In this report, we demonstrate that communities of color find themselves on the wrong side of the digital divide for home-internet access – both in terms of adoption and deployment – in a manner that income differences alone don't explain. Once we control for other economic and demographic factors that contribute to this divide, the data illustrate persistent broadband adoption and deployment gaps for people of different races and ethnicities.
We find that several personal and household characteristics are associated with home-internet adoption, including race and ethnicity, along with family income, educational attainment, and use of the internet at work or school. There are however large differences in some of these factors depending on a person's race or ethnicity. For example, Whites are far more likely to report going online while at work than are Hispanic or Black employees, even when they hold similar jobs.
We note that systemic racial discrimination impacts home-internet adoption in communities of color, because such systemic discrimination impacts income inequality and causes other disparities. Structural discrimination exacerbates market failures in the broadband market, adding additional barriers to internet adoption in communities of color. We find, however, that contrary to one popular narrative, people of color who do not adopt home internet have a very high demand for it. This means they would benefit greatly from lower prices and more choices for service.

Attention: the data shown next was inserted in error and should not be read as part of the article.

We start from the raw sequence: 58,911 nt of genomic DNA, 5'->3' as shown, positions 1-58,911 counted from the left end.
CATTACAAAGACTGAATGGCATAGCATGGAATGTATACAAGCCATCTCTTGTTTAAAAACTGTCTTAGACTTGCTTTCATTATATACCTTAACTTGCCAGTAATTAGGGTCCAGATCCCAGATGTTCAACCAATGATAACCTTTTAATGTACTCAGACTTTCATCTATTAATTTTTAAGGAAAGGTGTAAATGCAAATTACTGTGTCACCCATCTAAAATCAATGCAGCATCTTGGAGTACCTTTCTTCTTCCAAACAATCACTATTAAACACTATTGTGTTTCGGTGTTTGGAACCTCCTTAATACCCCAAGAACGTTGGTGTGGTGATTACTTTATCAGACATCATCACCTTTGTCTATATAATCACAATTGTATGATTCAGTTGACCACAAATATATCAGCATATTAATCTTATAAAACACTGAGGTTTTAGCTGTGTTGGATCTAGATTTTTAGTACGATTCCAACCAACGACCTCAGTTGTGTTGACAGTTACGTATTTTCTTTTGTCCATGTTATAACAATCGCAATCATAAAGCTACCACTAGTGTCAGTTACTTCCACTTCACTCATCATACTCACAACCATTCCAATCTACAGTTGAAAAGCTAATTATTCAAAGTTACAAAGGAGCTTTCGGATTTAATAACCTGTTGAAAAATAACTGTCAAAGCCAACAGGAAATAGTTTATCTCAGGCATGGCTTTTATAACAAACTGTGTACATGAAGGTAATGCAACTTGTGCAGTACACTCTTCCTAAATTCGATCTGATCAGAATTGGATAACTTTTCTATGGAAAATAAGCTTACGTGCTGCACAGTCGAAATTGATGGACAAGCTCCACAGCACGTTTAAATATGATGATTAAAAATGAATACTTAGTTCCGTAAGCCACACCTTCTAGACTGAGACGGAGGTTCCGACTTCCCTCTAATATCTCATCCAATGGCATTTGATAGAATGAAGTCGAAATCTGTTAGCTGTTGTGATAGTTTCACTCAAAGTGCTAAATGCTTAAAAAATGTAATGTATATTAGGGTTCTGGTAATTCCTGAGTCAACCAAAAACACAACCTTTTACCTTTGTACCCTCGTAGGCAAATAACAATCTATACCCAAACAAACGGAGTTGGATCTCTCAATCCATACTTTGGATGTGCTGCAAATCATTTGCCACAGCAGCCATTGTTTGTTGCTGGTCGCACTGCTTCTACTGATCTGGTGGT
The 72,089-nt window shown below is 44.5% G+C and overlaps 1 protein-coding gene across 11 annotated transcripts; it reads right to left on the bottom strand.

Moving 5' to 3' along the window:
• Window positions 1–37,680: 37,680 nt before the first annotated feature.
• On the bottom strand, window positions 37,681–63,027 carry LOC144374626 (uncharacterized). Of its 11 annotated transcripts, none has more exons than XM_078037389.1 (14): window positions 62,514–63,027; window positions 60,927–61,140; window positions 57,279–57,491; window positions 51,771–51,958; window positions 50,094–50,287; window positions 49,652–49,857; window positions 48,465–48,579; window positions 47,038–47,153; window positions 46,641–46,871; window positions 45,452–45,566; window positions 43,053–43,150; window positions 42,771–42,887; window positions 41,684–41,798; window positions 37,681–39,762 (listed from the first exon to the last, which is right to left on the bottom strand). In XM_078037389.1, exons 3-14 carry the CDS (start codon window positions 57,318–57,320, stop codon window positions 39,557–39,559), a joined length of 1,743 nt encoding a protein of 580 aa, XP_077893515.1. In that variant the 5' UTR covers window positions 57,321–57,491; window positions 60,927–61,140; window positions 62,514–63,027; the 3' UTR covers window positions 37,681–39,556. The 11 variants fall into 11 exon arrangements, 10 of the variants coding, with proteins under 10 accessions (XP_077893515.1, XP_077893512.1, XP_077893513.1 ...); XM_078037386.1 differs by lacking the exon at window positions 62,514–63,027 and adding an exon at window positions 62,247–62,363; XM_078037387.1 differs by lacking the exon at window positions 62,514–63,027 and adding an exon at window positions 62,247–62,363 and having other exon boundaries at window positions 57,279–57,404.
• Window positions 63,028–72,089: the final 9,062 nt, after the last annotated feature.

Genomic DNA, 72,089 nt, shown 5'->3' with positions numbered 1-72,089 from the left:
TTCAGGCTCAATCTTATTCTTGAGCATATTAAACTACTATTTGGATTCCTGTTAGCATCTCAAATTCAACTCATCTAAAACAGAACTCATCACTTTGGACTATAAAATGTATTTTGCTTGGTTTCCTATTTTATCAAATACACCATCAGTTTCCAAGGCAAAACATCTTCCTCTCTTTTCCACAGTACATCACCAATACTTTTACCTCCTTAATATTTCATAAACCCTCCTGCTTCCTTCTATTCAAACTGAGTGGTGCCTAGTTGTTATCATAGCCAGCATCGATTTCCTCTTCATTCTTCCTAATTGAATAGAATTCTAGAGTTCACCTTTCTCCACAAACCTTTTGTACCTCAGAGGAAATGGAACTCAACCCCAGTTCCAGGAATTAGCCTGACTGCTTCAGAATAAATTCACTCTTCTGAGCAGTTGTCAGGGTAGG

We also find that, despite the persistence of a digital divide for wired internet-access connections, the relatively higher levels of competition and choice in the mobile market have largely closed such divides in mobile internet and cellphone adoption. These are product markets in which, for example, some low-income households of color have equal or higher levels of adoption than low-income White households do. This absence of racial or ethnic gaps in mobile- service adoption derives in part from increased competition, which in turn contributes to the lower prices for these services. Mobile providers are willing to offer prepaid and resold services too, also as a result of the higher levels of competition in this market, and that willingness likewise makes service more affordable and more accessible to people in typically marginalized communities.
All of this stands in stark contrast to high-speed wired-internet access, a market that is a duopoly at best. Wired providers have failed to offer resold or prepaid services, and generally have required potential customers to undergo credit checks or make cash deposits – practices that contribute to the digital divide by exacerbating existing racial disparities in credit scoring, housing and other economic sectors.
We conclude that public policies aimed at closing the digital divide must focus on correcting these and other failures endemic to the home-internet market, such as supra-competitive pricing, provider cross-subsidization, and the lack of a functioning resale/wholesale market. Confronting these market failures would increase the ability of people in marginalized communities to access advanced telecommunications services and purchase those services in an equitable manner.